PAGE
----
OpenStreetMap doesn't have topo data by default, but some renderers can import it from elsewhere.

Renderers

Toporama + Quantum GIS

You can obtain maps in the GeoTIFF format (A TIFF image with embedded georeferencing data) from [1]. A variety of software exists do view and browse these maps. A nice feature is that most such tools automatically stitch together multiple maps in the right way.

Obtaining the map files

  1. Double-click on the map to zoom in, and find out the map sheet reference you need.

Map screenshot1.png

For a trip to the Tantalus range, that'd be 92G14. We enter that in the search field and click "search".

  1. A new page opens, where you have to click "Submit" again. It then allows you to download the file. Make sure to select the UTM projection from the drop-down menu.
  2. Extract the downloaded ZIP-file

Installing Quantum GIS

Quantum GIS is a multi-platform Geographical Information System. It's free software and you get it at [2]. Installation procedures depend on your platform. For Windows there is a standalone installer, Linux instructions depend on your distribution and are provided (Ubuntu was pretty easy, just follow their instructions), and a standalone installer for Mac where you still have to install some additional requirements by hand.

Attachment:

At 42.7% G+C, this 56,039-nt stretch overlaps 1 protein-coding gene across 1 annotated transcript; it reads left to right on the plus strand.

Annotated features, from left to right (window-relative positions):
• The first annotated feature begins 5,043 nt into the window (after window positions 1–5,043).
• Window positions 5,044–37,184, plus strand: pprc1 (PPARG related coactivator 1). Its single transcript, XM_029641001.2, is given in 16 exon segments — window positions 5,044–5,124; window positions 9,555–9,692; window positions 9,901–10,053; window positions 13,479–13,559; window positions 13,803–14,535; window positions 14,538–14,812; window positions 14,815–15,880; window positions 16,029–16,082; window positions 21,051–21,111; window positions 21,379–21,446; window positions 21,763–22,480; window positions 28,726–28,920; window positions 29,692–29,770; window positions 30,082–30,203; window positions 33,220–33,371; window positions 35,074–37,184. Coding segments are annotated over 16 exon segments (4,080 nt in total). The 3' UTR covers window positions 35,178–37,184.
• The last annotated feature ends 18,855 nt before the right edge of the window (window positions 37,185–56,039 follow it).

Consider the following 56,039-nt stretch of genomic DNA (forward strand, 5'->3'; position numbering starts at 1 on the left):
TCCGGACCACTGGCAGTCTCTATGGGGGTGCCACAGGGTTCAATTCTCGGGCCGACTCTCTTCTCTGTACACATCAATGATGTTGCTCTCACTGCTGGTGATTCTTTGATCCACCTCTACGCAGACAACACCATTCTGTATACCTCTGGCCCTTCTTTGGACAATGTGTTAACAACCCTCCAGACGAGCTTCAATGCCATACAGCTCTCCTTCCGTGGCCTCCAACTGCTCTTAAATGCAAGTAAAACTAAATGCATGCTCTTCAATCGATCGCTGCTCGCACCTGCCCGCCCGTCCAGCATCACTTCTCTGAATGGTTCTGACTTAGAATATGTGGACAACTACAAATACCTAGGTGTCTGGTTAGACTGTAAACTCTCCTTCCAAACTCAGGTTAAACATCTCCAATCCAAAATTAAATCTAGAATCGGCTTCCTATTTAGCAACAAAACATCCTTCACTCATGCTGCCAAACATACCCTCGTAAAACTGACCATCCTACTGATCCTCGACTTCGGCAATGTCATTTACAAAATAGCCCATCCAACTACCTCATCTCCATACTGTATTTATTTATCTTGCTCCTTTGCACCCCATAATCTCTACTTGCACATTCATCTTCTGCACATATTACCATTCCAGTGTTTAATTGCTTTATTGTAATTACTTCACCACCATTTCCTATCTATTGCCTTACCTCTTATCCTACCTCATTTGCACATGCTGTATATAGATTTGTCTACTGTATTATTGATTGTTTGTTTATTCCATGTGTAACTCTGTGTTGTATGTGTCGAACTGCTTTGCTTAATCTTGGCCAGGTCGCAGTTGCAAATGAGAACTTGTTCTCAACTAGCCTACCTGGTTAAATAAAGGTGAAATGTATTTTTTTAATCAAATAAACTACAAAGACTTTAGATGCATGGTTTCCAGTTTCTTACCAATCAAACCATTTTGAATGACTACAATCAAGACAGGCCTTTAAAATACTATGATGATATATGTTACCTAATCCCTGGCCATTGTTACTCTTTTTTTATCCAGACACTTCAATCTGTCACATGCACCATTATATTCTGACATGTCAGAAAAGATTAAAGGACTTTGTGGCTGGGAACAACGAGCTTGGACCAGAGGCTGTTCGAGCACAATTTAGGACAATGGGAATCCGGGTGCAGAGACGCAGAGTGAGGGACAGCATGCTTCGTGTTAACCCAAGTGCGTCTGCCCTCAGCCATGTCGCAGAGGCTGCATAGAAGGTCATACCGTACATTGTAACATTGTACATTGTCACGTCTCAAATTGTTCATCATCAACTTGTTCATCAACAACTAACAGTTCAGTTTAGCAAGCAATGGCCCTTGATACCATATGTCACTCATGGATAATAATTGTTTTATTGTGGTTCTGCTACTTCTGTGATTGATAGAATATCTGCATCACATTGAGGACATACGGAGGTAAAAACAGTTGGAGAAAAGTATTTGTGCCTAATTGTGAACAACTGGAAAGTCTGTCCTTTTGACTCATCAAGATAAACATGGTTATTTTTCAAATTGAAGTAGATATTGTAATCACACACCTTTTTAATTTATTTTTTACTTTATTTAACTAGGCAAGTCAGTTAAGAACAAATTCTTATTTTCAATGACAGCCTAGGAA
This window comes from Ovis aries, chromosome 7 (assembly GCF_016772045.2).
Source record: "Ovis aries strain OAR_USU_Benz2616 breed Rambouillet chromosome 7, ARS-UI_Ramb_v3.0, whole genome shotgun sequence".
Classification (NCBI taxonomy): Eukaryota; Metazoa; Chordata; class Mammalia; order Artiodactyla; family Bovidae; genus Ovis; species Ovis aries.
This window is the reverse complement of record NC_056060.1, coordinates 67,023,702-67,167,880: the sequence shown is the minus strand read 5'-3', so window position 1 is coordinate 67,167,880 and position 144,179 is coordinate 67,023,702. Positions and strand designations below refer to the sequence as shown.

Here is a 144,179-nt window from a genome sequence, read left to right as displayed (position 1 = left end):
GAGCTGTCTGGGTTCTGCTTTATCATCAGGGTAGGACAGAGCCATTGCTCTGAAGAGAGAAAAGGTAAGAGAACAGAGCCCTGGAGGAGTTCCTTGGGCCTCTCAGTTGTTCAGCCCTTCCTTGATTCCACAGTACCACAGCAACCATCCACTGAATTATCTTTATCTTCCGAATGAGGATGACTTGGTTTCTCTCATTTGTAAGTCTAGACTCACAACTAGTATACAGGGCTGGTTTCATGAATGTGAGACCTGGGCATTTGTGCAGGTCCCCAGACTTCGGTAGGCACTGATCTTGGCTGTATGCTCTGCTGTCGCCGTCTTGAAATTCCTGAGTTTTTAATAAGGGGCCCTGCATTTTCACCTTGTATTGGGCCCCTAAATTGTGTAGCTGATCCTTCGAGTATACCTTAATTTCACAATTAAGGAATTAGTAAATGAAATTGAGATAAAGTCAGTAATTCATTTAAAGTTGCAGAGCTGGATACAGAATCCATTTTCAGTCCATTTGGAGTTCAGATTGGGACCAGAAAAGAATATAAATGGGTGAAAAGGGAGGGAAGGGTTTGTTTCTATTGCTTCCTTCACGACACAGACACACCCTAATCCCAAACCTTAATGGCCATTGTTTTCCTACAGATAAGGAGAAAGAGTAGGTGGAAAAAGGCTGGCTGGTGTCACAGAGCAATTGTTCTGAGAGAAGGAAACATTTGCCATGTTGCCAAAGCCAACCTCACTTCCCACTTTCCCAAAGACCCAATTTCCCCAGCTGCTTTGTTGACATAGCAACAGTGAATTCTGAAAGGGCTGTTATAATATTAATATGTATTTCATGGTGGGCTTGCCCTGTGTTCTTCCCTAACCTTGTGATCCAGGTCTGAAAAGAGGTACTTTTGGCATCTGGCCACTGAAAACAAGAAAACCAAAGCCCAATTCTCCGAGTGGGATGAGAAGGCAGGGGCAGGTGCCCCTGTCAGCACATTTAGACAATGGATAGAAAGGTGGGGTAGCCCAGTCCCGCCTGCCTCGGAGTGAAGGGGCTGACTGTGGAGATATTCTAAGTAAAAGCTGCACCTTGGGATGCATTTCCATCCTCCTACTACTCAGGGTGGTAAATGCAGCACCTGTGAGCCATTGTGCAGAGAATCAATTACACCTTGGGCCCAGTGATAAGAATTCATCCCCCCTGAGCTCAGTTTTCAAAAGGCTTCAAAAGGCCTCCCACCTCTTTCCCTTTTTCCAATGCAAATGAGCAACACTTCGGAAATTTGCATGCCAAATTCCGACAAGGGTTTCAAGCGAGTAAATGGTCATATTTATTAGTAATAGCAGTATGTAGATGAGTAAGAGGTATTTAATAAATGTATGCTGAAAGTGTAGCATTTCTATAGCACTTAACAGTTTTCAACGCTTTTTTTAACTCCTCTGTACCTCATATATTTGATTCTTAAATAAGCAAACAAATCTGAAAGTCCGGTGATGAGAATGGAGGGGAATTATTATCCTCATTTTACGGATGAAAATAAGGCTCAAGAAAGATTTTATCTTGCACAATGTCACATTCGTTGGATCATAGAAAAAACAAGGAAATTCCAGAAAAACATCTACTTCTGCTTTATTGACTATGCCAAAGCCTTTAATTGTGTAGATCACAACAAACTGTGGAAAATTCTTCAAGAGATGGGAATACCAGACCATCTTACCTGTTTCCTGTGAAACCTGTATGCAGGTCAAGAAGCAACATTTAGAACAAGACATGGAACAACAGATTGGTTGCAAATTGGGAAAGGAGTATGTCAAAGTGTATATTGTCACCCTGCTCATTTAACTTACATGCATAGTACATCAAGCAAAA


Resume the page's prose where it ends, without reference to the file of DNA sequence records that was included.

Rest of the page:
Creating Maps with Quantum GIS

Loading Maps

  1. Open Quantum GIS
  2. In the toolbar, click "Add raster map"
  3. Browse to the TIFF file from the map download earlier
  4. Repeat steps 2 and 3 for as many map sheets as you need

Creating the printable map

  1. Got to "File -> New Print Composer", or click the corresponding toolbar button
  2. Set the paper format/orientation to what you need in the "Composition" dialog box.
  3. Layout -> Add Map, or click the Toolbar button
  4. Draw a rectangle. This area will hold the map
  5. In the Layout menu, choose "move content" to pan/zoom the map to the area of interest
  6. I like to manually set the scale to 1:50000

Map screenshot 2.png

  1. Go to Item Properties -> Grid
  2. Enable "Show Grid".
  3. Set the X- and Y-spacing to "1000"
  4. Enable "Draw annotations"
  5. Set annotation precision to "0".
  6. Set annotation direction to "Boundary Direction"

That's it, now just check that the scale is still 1:50000 (sometimes moving stuff around changes that) and then export as a PDF. When printing, make sure that you don't use any automatic scaling/shrinking/fit to page, because that'll mess up the scale again.